Clinton has challenged the jurisdiction of the International Court of Justice (ICJ). In 2004, the world court ruled by a 14-1 vote (with only the U.S. judge dissenting, largely on a technicality) that Israel, like every country, is obliged to abide by provisions of the Fourth Geneva Convention on the Laws of War, and that the international community—as in any other case in which ongoing violations are taking place—is obliged to ensure that international humanitarian law is enforced. At issue was the Israeli government’s ongoing construction of a separation barrier deep inside the occupied Palestinian West Bank, which the World Court recognized—as does the broad consensus of international legal scholarship—as a violation of international humanitarian law. The ICJ ruled that Israel, like any country, had the right to build the barrier along its internationally recognized border for self-defense, but did not have the right to build it inside another country as a means of effectively annexing Palestinian land. In an unprecedented congressional action, Senator Clinton immediately introduced a resolution to put the U.S. Senate on record “supporting the construction by Israel of a security fence” and “condemning the decision of the International Court of Justice on the legality of the security fence.” In an effort to render the UN impotent in its enforcement of international law, her resolution (which the Republican-controlled Senate failed to pass as being too extreme) attempted to put the Senate on record “urging no further action by the United Nations to delay or prevent the construction of the security fence.”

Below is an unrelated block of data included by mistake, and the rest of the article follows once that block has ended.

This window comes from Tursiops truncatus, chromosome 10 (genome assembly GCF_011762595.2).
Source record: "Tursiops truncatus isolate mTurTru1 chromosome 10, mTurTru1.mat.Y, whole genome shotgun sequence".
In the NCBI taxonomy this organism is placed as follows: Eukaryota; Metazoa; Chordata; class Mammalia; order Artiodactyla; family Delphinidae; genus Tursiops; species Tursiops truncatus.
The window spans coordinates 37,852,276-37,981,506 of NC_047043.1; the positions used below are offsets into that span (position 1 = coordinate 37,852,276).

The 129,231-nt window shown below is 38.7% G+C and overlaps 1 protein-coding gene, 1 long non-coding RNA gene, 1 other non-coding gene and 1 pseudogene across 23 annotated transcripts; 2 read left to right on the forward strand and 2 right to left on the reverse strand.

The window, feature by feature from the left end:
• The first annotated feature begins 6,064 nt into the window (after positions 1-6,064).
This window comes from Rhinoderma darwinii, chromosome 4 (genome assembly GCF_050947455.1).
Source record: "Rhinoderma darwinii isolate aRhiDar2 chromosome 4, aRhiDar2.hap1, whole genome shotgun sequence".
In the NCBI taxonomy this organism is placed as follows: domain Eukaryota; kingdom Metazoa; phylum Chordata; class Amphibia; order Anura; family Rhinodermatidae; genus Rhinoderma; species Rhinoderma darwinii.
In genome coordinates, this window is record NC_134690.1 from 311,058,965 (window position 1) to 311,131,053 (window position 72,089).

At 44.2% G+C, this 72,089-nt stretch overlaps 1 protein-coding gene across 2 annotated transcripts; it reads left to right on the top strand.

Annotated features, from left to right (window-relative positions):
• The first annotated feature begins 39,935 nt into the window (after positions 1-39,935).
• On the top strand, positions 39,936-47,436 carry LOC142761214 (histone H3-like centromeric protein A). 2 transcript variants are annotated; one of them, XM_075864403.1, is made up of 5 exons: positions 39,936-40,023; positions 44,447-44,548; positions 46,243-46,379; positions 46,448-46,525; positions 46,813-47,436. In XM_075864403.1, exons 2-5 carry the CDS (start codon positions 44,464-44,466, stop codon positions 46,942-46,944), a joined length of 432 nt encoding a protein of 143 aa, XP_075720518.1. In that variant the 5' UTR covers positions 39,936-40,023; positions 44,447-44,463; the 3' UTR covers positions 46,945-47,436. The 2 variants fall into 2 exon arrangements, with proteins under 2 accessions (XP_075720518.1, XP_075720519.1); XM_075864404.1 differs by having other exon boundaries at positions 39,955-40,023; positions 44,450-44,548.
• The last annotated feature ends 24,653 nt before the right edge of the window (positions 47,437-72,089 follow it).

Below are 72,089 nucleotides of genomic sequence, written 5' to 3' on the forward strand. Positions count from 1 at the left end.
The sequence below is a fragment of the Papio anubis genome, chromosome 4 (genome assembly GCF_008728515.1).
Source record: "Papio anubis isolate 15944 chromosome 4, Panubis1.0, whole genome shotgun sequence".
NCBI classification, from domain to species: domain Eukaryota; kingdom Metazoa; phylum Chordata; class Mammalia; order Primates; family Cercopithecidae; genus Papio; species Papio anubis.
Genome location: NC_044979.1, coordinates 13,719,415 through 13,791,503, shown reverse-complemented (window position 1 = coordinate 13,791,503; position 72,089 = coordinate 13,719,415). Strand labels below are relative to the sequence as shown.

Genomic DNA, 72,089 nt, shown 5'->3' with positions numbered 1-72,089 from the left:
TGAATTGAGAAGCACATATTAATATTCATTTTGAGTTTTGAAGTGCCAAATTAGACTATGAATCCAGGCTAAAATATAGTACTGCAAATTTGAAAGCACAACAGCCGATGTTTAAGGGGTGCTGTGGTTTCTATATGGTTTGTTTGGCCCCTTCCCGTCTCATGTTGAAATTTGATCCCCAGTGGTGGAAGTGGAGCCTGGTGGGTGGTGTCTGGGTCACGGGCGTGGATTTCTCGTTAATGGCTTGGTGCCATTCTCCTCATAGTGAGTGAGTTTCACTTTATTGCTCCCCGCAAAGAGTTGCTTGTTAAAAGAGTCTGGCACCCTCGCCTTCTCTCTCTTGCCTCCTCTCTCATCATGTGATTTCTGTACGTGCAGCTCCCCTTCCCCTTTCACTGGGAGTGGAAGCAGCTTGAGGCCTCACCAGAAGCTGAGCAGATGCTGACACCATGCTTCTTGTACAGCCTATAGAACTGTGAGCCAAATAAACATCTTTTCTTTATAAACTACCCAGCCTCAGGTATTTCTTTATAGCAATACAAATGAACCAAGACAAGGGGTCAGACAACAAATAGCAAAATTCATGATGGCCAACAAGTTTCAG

Clinton’s claim that “it makes no sense for the United Nations to vehemently oppose a fence which is a nonviolent response to terrorism rather than opposing terrorism itself” was false in that the UN and the world court were only objecting to the barrier being built beyond Israel’s borders. Indeed, in her resolution and elsewhere, she appeared to be deliberately misrepresenting the ICJ’s published opinion, claiming that opposition to the plan of building a barrier in a serpentine fashion deep inside the West Bank as part of an effort to effectively annex large swathes of the occupied territory into Israel was denying Israel its right to self-defense and therefore was proof of an “anti-Israel” bias. In a series of statements and in her resolution, she made no distinction between Israel’s legal right to defend its borders, which the world court upheld, and the land grab to which the court objected.